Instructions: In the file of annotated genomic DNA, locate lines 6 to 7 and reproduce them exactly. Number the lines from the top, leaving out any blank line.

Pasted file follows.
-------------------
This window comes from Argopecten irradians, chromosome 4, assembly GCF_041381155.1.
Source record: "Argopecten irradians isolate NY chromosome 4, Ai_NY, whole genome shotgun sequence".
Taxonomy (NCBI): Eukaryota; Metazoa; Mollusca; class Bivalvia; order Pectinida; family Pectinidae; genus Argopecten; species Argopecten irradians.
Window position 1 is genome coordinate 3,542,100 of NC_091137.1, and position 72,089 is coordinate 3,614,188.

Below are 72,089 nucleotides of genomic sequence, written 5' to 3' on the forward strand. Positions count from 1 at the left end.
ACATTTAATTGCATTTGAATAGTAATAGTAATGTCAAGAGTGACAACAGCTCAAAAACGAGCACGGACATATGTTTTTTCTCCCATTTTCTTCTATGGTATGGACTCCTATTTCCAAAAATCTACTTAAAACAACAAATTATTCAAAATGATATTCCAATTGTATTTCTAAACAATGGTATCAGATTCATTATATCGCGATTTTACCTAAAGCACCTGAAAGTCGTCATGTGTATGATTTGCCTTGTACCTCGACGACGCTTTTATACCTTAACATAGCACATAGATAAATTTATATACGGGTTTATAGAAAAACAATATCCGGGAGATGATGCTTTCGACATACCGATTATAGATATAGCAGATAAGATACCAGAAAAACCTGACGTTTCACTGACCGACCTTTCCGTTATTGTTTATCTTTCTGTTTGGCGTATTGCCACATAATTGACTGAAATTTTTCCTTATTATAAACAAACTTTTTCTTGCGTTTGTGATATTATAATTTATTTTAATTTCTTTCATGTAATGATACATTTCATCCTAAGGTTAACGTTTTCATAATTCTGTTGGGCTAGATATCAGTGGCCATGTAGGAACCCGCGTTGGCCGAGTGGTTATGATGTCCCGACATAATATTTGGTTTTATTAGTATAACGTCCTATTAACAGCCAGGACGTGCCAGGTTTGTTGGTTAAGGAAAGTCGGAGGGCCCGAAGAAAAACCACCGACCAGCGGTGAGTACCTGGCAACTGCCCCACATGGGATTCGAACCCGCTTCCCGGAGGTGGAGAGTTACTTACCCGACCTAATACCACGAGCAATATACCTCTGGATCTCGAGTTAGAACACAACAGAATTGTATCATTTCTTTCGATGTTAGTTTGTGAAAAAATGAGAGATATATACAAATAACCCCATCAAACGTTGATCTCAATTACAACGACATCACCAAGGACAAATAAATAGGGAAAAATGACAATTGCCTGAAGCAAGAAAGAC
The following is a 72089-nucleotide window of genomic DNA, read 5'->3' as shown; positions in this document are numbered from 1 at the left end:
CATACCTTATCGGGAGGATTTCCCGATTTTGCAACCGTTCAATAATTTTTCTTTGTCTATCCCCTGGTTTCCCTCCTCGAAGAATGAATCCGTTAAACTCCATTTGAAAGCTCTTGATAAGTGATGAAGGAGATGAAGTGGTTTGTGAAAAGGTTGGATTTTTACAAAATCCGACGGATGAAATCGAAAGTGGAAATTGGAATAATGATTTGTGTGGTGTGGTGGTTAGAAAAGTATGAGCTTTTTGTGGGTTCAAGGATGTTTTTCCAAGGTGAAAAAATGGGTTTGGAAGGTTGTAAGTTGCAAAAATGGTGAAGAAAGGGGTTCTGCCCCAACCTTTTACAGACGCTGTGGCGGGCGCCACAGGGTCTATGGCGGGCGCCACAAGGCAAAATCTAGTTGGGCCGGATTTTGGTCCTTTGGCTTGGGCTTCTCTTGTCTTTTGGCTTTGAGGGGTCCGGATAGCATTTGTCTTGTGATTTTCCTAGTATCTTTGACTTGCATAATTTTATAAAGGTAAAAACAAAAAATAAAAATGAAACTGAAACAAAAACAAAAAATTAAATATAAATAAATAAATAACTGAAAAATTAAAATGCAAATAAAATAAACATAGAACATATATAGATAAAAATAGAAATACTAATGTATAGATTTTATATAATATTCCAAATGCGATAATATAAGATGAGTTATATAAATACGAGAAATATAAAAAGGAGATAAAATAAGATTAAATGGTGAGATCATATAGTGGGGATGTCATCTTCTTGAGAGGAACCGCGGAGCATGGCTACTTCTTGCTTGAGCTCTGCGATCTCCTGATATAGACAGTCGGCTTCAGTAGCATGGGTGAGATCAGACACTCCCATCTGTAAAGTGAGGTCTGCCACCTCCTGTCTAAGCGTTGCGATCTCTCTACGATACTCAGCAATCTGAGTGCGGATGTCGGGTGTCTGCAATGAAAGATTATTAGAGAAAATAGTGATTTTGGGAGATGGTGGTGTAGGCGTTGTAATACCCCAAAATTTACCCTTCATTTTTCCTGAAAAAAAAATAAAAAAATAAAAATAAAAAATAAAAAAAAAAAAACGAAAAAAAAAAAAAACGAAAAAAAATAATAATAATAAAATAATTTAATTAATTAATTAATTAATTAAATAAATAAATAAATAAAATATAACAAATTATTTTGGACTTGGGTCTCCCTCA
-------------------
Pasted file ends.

ACATTTAATTGCATTTGAATAGTAATAGTAATGTCAAGAGTGACAACAGCTCAAAAACGAGCACGGACATATGTTTTTTCTCCCATTTTCTTCTATGGTATGGACTCCTATTTCCAAAAATCTACTTAAAACAACAAATTATTCAAAATGATATTCCAATTGTATTTCTAAACAATGGTATCAGATTCATTATATCGCGATTTTACCTAAAGCACCTGAAAGTCGTCATGTGTATGATTTGCCTTGTACCTCGACGACGCTTTTATACCTTAACATAGCACATAGATAAATTTATATACGGGTTTATAGAAAAACAATATCCGGGAGATGATGCTTTCGACATACCGATTATAGATATAGCAGATAAGATACCAGAAAAACCTGACGTTTCACTGACCGACCTTTCCGTTATTGTTTATCTTTCTGTTTGGCGTATTGCCACATAATTGACTGAAATTTTTCCTTATTATAAACAAACTTTTTCTTGCGTTTGTGATATTATAATTTATTTTAATTTCTTTCATGTAATGATACATTTCATCCTAAGGTTAACGTTTTCATAATTCTGTTGGGCTAGATATCAGTGGCCATGTAGGAACCCGCGTTGGCCGAGTGGTTATGATGTCCCGACATAATATTTGGTTTTATTAGTATAACGTCCTATTAACAGCCAGGACGTGCCAGGTTTGTTGGTTAAGGAAAGTCGGAGGGCCCGAAGAAAAACCACCGACCAGCGGTGAGTACCTGGCAACTGCCCCACATGGGATTCGAACCCGCTTCCCGGAGGTGGAGAGTTACTTACCCGACCTAATACCACGAGCAATATACCTCTGGATCTCGAGTTAGAACACAACAGAATTGTATCATTTCTTTCGATGTTAGTTTGTGAAAAAATGAGAGATATATACAAATAACCCCATCAAACGTTGATCTCAATTACAACGACATCACCAAGGACAAATAAATAGGGAAAAATGACAATTGCCTGAAGCAAGAAAGAC
The following is a 72089-nucleotide window of genomic DNA, read 5'->3' as shown; positions in this document are numbered from 1 at the left end: